Shaun Munro reviews the second episode of Prison Break season 5…
After Michael spent 99% of last week’s season premiere in the shadows, he’s thrust at the viewer from the opening moments of episode two as he readies another hilariously convoluted plot to save the day.
Smart and admirable though it is that “Kaniel Outis” is keen to waste little time, it also feels rather jumbled and rushed from the outset. The audience is introduced to two of Michael’s prison pals, Sid (Kunal Sharma) and Whip (Augustus Prew), as though they should know them already, and almost no time at all is devoted to actually developing them as human beings. At least Sid being gay – the entire reason for his imprisonment – is a nice injection of diversity, with a decent social message to boot.
Despite setting off on intriguing footing, this is ultimately a relatively lethargic outing for the most part. Michael’s contrived scheme isn’t very interesting and thoroughly wastes the talented Rick Yune as Michael’s fellow prisoner Ja, a Korean drug addict obsessed with the band Queen who holds a vital yet resolutely tedious key to Michael’s equally soporific plan.
Promise abounds elsewhere with Sheba (Inbar Lavi) getting more to do this week, but her arc eventually ends up reverting to lame soap opera fare and agency-free shepherding for Lincoln and C-Note. The trio ends up facing off against ISIL forces, but it’s mostly a damp squib because the terror group never presents itself to be as threatening as the script repeatedly insists it is.
Weirdly enough, it’s Sara who is actually gifted with a number of the episode’s best scenes as she continues to investigate Michael’s apparent resurfacing. This brings her back into contact with series veteran Paul Kellerman (Paul Adelstein) in a fashion both implausible and highly entertaining, and any contribution to the plot he makes is overshadowed by his outrageous obsession with insisting that Sara not drink water from a bottle due to the “dioxins”.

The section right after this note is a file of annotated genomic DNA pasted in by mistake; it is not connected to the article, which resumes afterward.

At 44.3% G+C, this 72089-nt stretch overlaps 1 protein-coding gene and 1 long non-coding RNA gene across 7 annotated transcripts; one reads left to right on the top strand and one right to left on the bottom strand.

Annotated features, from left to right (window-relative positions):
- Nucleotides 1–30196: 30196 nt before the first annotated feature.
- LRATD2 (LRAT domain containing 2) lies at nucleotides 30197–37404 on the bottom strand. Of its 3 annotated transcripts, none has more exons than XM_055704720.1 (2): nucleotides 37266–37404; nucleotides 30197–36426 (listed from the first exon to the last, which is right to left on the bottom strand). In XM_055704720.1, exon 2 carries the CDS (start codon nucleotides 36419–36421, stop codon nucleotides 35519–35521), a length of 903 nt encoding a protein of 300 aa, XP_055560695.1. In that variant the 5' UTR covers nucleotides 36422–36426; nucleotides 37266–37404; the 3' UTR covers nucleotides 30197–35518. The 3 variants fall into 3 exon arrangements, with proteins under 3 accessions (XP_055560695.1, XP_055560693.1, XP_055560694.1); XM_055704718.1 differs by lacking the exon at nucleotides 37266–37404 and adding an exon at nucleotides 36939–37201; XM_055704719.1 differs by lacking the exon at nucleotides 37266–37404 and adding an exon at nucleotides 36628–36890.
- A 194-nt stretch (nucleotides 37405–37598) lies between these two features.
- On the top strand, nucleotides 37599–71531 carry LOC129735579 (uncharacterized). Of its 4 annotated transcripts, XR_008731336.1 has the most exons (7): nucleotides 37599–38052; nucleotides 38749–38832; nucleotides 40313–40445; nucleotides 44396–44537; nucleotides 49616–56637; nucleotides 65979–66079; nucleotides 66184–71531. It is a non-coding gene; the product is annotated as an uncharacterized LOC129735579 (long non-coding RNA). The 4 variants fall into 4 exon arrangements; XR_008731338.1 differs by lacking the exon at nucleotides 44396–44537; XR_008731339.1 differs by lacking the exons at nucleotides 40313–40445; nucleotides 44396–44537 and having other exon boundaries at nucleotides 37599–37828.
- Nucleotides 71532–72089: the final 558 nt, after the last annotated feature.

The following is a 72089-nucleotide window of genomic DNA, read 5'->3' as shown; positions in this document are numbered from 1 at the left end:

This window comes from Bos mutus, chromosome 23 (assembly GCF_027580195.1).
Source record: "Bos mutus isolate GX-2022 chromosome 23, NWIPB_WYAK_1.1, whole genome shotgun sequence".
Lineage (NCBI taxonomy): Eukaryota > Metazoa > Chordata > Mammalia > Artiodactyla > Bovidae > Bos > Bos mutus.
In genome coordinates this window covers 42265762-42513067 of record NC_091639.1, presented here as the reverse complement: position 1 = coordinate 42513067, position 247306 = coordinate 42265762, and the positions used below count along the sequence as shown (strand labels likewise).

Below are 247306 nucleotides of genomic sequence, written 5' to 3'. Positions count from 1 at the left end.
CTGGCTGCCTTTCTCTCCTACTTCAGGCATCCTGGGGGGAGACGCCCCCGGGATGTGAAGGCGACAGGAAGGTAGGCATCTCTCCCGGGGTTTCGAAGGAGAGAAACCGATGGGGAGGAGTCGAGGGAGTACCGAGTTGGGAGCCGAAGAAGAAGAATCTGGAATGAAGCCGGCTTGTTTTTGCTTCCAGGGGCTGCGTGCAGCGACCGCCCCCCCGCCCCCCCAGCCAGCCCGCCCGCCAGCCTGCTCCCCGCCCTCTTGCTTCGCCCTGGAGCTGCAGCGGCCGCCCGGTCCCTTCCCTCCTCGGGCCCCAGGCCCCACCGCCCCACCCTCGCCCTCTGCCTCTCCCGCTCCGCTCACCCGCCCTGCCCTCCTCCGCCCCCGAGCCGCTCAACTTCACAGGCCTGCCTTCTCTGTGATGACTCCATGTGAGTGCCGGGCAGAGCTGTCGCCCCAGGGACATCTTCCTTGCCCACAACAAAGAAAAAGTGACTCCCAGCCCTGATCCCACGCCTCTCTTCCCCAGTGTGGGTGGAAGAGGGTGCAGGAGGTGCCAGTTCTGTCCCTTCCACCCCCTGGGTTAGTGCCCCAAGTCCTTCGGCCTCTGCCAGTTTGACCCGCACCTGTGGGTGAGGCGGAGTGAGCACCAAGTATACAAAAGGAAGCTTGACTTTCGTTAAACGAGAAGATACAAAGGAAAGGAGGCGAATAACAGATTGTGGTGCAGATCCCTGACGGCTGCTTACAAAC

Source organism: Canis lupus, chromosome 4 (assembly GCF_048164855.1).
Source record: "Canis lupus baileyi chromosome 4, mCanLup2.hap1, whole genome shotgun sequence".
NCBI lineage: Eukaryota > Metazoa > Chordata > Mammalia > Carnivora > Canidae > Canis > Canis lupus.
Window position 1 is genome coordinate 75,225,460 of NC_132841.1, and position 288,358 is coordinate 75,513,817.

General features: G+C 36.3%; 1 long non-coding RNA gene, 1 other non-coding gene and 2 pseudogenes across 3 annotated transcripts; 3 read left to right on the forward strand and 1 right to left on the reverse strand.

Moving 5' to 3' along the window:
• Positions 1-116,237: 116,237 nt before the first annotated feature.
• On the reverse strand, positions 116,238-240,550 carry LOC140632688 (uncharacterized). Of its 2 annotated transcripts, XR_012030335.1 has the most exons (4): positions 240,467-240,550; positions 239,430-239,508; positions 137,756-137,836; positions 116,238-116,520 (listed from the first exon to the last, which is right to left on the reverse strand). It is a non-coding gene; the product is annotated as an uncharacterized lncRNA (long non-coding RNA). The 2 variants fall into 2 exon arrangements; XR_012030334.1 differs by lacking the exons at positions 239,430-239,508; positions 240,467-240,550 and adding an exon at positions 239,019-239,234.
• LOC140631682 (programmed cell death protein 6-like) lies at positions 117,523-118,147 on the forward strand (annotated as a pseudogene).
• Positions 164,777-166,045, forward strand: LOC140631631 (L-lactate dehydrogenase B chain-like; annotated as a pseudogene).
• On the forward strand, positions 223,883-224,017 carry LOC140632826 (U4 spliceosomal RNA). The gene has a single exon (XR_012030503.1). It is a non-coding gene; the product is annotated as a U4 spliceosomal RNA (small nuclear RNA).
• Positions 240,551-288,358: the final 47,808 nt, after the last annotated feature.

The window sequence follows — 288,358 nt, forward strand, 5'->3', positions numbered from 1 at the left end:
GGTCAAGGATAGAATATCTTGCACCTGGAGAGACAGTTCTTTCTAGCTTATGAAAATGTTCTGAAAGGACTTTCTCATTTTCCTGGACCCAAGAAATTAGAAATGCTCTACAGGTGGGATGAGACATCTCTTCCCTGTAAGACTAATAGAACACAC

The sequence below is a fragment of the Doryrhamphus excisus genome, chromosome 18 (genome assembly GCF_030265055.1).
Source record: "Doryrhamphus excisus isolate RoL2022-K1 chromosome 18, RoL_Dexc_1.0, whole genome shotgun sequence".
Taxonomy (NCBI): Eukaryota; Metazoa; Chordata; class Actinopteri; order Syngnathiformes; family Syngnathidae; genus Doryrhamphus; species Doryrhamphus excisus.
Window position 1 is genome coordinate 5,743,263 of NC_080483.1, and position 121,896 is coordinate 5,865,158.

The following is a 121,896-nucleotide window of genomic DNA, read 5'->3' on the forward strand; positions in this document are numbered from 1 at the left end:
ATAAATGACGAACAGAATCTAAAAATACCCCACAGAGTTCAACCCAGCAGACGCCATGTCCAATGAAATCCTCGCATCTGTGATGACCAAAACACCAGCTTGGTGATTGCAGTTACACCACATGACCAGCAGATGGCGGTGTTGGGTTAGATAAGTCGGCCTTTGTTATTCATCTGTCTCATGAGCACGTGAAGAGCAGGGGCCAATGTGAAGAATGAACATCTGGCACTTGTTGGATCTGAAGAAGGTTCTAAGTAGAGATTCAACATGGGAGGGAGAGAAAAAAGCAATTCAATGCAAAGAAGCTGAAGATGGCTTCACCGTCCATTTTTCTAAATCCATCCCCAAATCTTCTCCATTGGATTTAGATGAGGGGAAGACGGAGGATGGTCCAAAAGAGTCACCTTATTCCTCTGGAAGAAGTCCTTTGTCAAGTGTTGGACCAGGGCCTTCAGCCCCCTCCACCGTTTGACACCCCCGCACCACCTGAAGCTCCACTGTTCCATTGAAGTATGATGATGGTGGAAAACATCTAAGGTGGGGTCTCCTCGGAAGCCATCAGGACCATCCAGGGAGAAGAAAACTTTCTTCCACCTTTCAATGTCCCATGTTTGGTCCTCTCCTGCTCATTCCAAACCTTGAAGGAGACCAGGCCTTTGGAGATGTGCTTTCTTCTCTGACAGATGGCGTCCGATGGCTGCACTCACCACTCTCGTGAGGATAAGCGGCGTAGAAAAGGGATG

Sara also has a surprisingly engrossing heart-to-heart with her new hubby Jacob (Mark Feuerstein), who provides an interesting alternate analysis of Michael’s behaviour, that he’s neither as malevolent as she fears, nor as benevolent as she hopes.
Things come together a little more compellingly in the final stretch, but episode two still sees the new series struggling to find a surging rhythm and energy, instead returning to the well of old filler habits from the show’s original run. The relentless puzzles have long become boring, and the tease that perhaps there’s something more sinister to Michael isn’t at all convincing because everybody knows there’s near-zero chance of him going the straight antagonist route (awesome though that would be).
“Kaniel Outis” mostly rehashed tropes from the original series albeit with a new veneer, something Sara accidentally alludes to verbally in one scene. Hopefully T-Bag and Sucre might return to the fold sooner rather than later, because right now, Prison Break‘s fifth season is just treading water, and one more mediocre episode could significantly stifle interest for all but the most hardcore fans.
Shaun Munro – Follow me on Twitter for more TV rambling.